The researcher behind this study is “surprised and disappointed,” but I’m neither.
Although most religious traditions call on the faithful to serve the poor, a large cross-sectional survey of U.S. physicians found that physicians who are more religious are slightly less likely to practice medicine among the underserved than physicians with no religious affiliation.
In the July/August issue of the Annals of Family Medicine, researchers from the University of Chicago and Yale New Haven Hospital report that 31 percent of physicians who were more religious–as measured by “intrinsic religiosity” as well as frequency of attendance at religious services–practiced among the underserved, compared to 35 percent of physicians who described their religion as atheist, agnostic or none.
Charity, service, self-sacrifice, generosity, and kindness are human properties, not religious virtues. I wouldn’t expect a group of people from a common culture to show much substantial variation in empathy and public service along religious lines.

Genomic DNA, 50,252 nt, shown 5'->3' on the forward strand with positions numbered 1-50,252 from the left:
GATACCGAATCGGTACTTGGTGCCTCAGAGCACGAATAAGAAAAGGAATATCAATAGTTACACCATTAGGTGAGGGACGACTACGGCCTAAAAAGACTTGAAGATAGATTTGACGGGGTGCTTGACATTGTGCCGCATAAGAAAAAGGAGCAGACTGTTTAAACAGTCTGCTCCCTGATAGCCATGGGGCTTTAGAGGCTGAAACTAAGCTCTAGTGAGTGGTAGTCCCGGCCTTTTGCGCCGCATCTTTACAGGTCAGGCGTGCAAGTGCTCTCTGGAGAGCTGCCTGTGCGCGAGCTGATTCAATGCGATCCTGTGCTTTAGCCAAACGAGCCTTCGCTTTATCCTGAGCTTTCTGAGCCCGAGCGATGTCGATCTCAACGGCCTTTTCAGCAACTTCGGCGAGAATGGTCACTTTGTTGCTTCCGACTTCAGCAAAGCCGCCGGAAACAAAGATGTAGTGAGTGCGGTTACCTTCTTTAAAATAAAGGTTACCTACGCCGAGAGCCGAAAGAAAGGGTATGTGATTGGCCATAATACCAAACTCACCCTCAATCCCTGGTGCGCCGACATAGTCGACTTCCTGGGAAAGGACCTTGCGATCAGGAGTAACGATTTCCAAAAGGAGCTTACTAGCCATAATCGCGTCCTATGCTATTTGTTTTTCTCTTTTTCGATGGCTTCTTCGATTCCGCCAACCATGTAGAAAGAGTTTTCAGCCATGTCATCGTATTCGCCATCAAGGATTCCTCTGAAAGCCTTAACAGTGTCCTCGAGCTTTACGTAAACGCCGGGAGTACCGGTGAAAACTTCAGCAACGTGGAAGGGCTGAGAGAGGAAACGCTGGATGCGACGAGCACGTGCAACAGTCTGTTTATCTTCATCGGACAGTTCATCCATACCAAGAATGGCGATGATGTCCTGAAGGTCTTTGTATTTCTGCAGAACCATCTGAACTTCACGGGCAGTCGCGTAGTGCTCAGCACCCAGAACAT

Despite the fact that he is disappointed in the result, I do have to commend the author for making a positive policy recommendation:
Policy makers and medical educators hoping to increase the physician supply for underserved populations should take these results into account cautiously, said the authors. “No one knows how to select medical students in a way that would actually increase the number of physicians eager to serve the underserved,” Curlin said, “but our findings suggest that admissions officials should ignore both the general religiousness of candidates and their professed sense of calling to medicine.”